Дата: 16 ноября 1998 (1998-11-16) От: Alexander Bondugin Тема: Space support will help European competitiveness and economic performa Привет всем! Вот, свалилось из Internet... European Space Agency Press Information Note No. 39-98 Paris, France 13 November 1998 The History of the European Space Agency - An International Symposium Space support will help European competitiveness and economic performance Europe's space programme can make a major contribution to improving Europe's competitiveness and economic performance, according to Mr Antonio Rodota, Director General of the European Space Agency. It can also contribute to UK Prime Minister Tony Blair's vision of a 'people's Europe', he said. "We need to convince Europeans that they have reasons to be proud of themselves and of what they can achieve through the pooling of their talents and resources". Speaking at the Science Museum on Wednesday, during the opening by UK Science Minister, Lord Sainsbury of a joint ESA and Science Museum international symposium on the history of the European Space Agency, Mr Rodota, said that European space cooperation had often been accompanied by uncertainty, yet Europe's space programme continued to be pursued with a large measure of success. "Projects such as Ariane have come to symbolise the value of excellence and of true European collaboration in high technology. The latest example is the flawless final qualification flight of Ariane 5 on 21st October," he said. The international symposium forms the culmination of the ESA History Project, which has for the past eight years researched the history of European space initiatives between 1964 and 1987. The symposium, which is at the Science Museum on 12th and 13th November, brings together leading players of that period. Speakers include former Government Ministers such as Mr Michael Heseltine of the UK, Mr Hubert Curien of France and Mr Antonio Ruberti of Italy. Sir Neil Cossons, Director of the Science Museum, spoke of the importance of space both to the Museum's visitors and to its research community. "Space is the most popular topic of science amongst our visitors", he said. "Understanding the history of the European space programme is vital to our presentation of achievement and aspirations in space exploration." Sir Neil announced that the Museum was planning a refurbishment of its Exploration of Space gallery next year, thanks to contributions from Matra Marconi and the British National Space Centre. "Visitors to the Science Museum, from the UK, Europe, and across the world, expect us to present the latest information about space science and technology in an inspirational and accessible way," he told symposium delegates. "We are determined to rise to that challenge". Andrew Yee ayee@nova.astro.utoronto.ca Hа сегодня все, пока! =SANA=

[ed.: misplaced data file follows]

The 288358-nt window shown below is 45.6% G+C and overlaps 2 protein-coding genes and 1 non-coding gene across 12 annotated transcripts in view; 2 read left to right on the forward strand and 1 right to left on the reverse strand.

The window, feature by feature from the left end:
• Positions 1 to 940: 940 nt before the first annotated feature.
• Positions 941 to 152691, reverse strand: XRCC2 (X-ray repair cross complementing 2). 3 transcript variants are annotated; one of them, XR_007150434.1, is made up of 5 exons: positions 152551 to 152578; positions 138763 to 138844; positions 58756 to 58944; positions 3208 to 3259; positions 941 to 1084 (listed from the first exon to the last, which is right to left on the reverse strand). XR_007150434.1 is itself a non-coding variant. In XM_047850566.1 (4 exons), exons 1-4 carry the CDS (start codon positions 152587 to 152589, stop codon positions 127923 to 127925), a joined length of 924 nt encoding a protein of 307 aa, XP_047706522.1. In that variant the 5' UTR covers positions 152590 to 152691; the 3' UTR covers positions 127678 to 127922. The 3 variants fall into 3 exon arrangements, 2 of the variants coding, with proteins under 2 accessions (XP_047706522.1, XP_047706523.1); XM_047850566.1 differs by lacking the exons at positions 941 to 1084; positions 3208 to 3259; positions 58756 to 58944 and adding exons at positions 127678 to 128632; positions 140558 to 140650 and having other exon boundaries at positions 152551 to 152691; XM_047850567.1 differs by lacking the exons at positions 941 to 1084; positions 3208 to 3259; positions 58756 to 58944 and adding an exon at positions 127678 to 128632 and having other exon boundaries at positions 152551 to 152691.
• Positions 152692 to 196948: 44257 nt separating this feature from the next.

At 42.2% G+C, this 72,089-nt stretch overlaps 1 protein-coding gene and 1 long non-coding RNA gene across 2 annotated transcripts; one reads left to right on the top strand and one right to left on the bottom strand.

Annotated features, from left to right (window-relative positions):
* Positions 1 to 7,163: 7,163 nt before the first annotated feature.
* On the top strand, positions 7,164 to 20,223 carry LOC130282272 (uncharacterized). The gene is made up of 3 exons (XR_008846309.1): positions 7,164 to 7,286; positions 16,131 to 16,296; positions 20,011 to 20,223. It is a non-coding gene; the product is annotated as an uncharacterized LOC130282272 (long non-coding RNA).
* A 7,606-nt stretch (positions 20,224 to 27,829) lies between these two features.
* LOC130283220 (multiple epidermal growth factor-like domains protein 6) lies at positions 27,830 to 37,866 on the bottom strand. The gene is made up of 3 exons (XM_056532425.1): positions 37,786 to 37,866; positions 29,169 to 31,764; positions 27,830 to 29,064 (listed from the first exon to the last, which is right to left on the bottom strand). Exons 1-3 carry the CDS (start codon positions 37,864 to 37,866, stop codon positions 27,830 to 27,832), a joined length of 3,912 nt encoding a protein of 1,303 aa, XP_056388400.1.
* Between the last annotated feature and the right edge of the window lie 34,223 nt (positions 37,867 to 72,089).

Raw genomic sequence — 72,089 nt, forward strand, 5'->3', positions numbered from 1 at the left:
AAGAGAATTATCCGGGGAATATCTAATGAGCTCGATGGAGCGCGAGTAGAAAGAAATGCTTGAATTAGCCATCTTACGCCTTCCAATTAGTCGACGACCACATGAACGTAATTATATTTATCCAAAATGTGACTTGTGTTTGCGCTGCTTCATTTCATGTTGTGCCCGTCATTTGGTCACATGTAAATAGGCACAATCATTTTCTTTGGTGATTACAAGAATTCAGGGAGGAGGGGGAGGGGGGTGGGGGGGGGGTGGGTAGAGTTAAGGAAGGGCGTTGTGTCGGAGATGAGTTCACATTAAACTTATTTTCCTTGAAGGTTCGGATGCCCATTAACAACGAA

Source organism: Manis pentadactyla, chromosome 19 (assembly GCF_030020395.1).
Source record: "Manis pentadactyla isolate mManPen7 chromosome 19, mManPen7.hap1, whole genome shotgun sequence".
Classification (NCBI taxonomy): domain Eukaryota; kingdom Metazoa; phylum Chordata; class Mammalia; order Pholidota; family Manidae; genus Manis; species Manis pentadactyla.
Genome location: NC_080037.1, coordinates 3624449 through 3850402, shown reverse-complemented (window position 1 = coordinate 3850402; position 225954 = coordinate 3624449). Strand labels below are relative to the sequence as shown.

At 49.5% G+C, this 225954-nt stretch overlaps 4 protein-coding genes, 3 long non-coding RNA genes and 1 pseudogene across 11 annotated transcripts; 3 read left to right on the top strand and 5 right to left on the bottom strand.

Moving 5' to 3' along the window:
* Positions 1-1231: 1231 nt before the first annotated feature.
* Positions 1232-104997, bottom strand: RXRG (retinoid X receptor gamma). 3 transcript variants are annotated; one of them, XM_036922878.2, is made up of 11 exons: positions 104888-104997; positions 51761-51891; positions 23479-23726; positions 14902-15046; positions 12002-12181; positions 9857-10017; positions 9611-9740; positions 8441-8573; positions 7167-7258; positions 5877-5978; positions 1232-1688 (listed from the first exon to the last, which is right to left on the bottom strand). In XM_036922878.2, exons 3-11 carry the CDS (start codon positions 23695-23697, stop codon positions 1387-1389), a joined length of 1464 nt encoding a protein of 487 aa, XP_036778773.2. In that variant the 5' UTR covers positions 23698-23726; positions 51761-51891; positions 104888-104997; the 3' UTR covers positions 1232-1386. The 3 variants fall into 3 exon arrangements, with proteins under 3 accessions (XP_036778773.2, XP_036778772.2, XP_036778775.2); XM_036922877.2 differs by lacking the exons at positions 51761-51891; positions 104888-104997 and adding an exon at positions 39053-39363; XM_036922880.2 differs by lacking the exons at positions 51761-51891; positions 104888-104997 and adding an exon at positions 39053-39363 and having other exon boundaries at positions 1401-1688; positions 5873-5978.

Дата: 16 ноября 1998 (1998-11-16) От: Alexander Bondugin Тема: Deep Space 1 Update - November 14, 1998 Привет всем! Вот, свалилось из Internet... MEDIA RELATIONS OFFICE JET PROPULSION LABORATORY CALIFORNIA INSTITUTE OF TECHNOLOGY NATIONAL AERONAUTICS AND SPACE ADMINISTRATION PASADENA, CALIF. 91109. TELEPHONE (818) 354-5011 http://www.jpl.nasa.gov DEEP SPACE 1 MISSION STATUS November 14, 1998 Ground controllers returned Deep Space 1 to normal cruise configuration Friday, November 13, two days after an event that put the spacecraft into safe mode. The spacecraft is in excellent condition, and the flight team will now resume testing the dozen advanced technologies that the mission is flying. The process of restoring normal cruise configuration occupied about six hours Friday afternoon and early evening, beginning at 2 p.m. PST. The spacecraft fired its thrusters to turn it to regular cruise orientation, with one low-gain antenna pointing at Earth. Ground controllers also commanded the telecommunications system to return to sending data to Earth at a higher rate of 9,480 bits per second; during the time that the spacecraft was in safe mode, it switched to a slower rate of 2,100 bits per second. Several spacecraft devices that had been turned off during the safe mode were turned back on. With the return of normal cruise mode, the flight team will resume validating the mission's advanced technologies. Early next week, they expect to focus on the spacecraft's autonomous navigation system and one of its advanced science instruments, the Miniature Integrated Camera Spectrometer (MICAS). Toward the end of next week, the team expects to work with the ion engine. At that time they will probably attempt to restart the engine, which shut itself down 4-1/2 minutes after it was turned on for its first test Tuesday, November 10. Also on Friday, the team obtained important new evidence to help understand why devices used to deploy the spacecraft's solar arrays were unexpectedly activated Wednesday, November 11, about the same time that the safing event took place. The team was able to replicate the event activating the solar array deployment devices in a testbed version of the spacecraft on the ground. This makes it less likely that the problem was caused by a hardware failure or cosmic-ray hit; mission managers suspect the event may be easily preventable. They are still studying an apparent problem with the spacecraft's star tracker that was the cause of Deep Space 1 entering safe mode. ##### Hа сегодня все, пока! =SANA=